Skateboarders embroiled in a battle to keep the famous skate park at the undercroft on the South Bank have emerged victorious after campaigning to keep the park open.
A proposed £120m redevelopment plan drawn up by the Southbank Centre threatened to close the park and turn it into shops and restaurants.
But the skateboarders refused to leave. Their campaign group Long Live Southbank took legal action against the plans and even managed to win the support of London Mayor Boris Johnson.
An agreement made public yesterday said that both sides had now withdrawn legal action and the matter has been resolved.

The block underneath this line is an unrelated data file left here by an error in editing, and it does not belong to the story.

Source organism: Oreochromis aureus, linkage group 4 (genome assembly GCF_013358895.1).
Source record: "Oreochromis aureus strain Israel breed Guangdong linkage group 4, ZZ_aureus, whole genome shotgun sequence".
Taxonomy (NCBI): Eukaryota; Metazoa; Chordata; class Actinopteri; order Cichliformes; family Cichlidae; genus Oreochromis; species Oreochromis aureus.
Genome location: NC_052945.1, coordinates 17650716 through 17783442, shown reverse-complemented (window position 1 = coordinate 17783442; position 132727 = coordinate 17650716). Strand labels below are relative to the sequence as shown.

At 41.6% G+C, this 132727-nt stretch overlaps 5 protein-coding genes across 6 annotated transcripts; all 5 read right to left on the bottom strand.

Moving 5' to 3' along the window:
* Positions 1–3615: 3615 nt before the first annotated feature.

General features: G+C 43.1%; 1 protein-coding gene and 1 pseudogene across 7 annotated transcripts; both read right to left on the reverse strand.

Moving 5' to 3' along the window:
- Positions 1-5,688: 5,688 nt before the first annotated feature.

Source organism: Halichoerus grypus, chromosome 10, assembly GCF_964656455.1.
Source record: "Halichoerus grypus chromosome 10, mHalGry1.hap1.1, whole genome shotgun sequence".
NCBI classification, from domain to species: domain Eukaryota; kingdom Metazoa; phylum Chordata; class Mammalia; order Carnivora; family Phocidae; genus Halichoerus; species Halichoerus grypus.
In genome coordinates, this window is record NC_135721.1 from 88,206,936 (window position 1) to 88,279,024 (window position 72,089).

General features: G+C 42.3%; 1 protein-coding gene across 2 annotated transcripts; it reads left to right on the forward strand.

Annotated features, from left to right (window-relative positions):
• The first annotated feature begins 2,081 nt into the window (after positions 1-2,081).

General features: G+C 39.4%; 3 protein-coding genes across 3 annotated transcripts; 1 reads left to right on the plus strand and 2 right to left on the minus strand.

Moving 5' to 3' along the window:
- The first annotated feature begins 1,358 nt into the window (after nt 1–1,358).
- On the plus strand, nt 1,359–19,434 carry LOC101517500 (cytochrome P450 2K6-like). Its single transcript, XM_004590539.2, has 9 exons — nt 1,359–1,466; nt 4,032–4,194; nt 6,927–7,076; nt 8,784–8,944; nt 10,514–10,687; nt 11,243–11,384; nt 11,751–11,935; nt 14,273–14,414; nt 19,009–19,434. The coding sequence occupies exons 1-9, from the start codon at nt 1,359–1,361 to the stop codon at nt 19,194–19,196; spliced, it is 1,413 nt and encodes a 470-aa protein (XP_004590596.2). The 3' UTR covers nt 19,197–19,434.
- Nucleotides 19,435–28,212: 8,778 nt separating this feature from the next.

The Southbank Centre has said it will keep the undercroft space beneath the Queen Elizabeth Hall “open for use without charge for skateboarding, BMX riding, street writing and other urban activities”.
Long live Southbank tweeted a victorious message yesterday afternoon:
— Long Live Southbank (@Long_Live_SB) September 18, 2014
According to the Guardian, Southbank Centre chief executive Alan Bishop said that the institution recognised the strength of the undercroft in its existing form, but added: “We are also still committed to a wider scheme for the festival wing, creating new arts and cultural spaces to provide more free arts and education opportunities for millions of people each year, but in the meantime we need to save the existing buildings.”